The complicated application process can typically last from one to two months for domestically developed games, or three to four months for foreign game applications, putting off many game developers from even trying to launch a mobile game in China.
Games considered to violate certain criteria will simply be rejected. This includes titles deemed threatening to the nation’s social order and unity, or titles that violate basic principles of the constitution.
There are no exceptions… even digital giants are treated like any other entity – subject to heavy regulation, censorship or banning in accordance with game regulatory management in China.
In 2010, Google officially left the Chinese market after refusing to censor search results. Hard to imagine if you’re an Android user in the Western world, but Google Play and other associated applications have been absent from the Chinese market for a number of years now.
Similarly Apple also receives zero leniencies when it comes to their content licenses in China. For foreign developers looking to bring Western games to China’s mobile gaming market, the truth is there are no shortcuts here!
“Games considered to violate certain criteria will simply be rejected. This includes titles deemed threatening to the nation’s social order and unity, or those that violate basic principles of the constitution.”
From localization to IP theft prevention, cracking China’s mobile games market is not for the faint of heart. Regulatory management can be the final straw for some developers who are put off by the sheer number of challenges they will have to overcome before they can launch a mobile game in China.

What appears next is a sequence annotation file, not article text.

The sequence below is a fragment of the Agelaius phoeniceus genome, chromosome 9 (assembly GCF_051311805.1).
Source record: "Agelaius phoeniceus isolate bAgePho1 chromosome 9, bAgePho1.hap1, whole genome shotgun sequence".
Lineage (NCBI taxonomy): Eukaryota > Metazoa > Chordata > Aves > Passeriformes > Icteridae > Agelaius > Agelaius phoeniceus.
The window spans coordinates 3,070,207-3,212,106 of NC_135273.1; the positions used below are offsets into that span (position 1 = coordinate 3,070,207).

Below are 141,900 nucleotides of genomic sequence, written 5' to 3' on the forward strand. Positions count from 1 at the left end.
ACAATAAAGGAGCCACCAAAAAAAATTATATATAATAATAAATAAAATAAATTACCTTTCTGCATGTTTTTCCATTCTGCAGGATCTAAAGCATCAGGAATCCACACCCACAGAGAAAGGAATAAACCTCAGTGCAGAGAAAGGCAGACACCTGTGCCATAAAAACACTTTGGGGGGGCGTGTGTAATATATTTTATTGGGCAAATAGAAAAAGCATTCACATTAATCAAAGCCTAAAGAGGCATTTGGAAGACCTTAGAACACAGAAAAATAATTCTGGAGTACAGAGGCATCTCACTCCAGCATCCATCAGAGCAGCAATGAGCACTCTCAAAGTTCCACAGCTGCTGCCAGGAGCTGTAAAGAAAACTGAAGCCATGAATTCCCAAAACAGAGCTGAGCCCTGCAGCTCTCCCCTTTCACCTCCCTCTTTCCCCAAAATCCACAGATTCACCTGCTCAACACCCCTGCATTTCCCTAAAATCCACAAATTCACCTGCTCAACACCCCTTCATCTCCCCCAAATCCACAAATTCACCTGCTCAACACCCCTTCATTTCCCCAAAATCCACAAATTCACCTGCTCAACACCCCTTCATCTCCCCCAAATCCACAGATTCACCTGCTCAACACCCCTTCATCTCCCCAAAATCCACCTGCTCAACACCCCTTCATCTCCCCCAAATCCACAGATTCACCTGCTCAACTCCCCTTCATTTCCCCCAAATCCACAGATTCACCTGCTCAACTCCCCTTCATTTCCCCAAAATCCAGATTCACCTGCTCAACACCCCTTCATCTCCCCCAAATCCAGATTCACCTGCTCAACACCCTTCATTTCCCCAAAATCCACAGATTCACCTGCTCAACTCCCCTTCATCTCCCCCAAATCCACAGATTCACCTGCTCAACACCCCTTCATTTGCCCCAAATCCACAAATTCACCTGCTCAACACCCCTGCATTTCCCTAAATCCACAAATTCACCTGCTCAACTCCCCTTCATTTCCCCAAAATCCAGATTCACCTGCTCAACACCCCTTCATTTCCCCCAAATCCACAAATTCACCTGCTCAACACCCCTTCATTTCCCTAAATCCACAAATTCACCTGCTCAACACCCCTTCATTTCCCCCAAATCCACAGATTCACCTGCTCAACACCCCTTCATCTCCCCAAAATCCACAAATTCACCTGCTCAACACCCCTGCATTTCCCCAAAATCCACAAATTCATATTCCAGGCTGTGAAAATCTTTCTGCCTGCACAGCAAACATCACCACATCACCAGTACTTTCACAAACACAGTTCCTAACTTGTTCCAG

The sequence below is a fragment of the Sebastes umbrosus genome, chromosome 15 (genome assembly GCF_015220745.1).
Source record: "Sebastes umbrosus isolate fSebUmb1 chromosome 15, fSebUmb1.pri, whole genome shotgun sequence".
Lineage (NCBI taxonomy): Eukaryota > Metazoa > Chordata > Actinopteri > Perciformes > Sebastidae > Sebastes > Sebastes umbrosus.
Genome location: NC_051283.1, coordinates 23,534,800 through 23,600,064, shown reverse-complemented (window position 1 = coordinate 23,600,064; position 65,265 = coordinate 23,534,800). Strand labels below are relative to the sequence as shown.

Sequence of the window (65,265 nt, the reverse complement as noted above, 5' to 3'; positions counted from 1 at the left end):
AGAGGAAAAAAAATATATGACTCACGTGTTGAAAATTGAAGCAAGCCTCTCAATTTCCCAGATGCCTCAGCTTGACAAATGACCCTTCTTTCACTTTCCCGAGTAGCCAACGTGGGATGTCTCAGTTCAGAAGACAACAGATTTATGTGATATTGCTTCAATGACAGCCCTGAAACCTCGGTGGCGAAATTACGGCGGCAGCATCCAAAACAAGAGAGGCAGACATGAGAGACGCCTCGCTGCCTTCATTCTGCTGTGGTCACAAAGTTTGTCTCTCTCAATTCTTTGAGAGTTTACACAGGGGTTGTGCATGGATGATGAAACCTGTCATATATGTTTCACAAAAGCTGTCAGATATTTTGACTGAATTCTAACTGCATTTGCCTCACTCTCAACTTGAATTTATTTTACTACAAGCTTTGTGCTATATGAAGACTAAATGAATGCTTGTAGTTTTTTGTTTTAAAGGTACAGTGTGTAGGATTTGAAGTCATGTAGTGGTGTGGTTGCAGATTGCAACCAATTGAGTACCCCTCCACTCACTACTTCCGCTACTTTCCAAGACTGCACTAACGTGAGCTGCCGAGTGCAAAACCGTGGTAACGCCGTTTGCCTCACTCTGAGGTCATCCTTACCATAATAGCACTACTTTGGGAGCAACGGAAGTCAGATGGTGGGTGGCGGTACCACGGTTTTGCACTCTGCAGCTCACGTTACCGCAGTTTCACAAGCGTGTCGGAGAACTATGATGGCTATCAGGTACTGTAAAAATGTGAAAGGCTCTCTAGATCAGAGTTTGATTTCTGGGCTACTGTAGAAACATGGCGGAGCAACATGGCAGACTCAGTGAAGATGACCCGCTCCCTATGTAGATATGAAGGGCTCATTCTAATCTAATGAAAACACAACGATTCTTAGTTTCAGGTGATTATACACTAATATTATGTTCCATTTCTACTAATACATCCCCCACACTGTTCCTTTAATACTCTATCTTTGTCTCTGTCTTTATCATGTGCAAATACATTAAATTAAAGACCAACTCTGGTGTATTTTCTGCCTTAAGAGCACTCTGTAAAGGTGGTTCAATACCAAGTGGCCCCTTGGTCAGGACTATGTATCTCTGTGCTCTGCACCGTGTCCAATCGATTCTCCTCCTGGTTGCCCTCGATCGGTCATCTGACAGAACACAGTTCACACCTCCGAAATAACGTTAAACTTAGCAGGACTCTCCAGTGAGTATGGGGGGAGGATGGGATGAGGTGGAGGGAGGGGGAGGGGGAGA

At Joypac we use our decades’ of experience in the Chinese market to help you navigate regulations and optimize your game for success in China and the wider APAC region. It’s not a walk in the park, but with the right team onboard it’s still perfectly possible to crack China and access a market of over 180 million mobile gamers.
Finding success in the Chinese gaming market can seem like a formidable task. The truth is there are no shortcuts; the fastest option is to tick the required boxes surrounding game regulation in China and work with a publisher who understands the market to avoid reworking and retracing your steps.
Personal relationships play a large role in Chinese society and the world of game publishing.
To access the right relationship-based channels and give your title the best chance of success, you need a publishing partner who knows the market and can help your game navigate the landscape.
China has hundreds of different app-stores that cater to different demographics and user preferences.
Learning how you can promote your game in this complex ecosystem is vital to your success. Extensive research and support from a local partner can help you gain the edge in this pursuit.
Gaining approval from China’s State Administration can be a lengthy process. This can take up to four months depending on the type of game you are hoping to publish.
A publishing partner with local expertise will assist you in understanding the relevant criteria and getting your game ready for the market.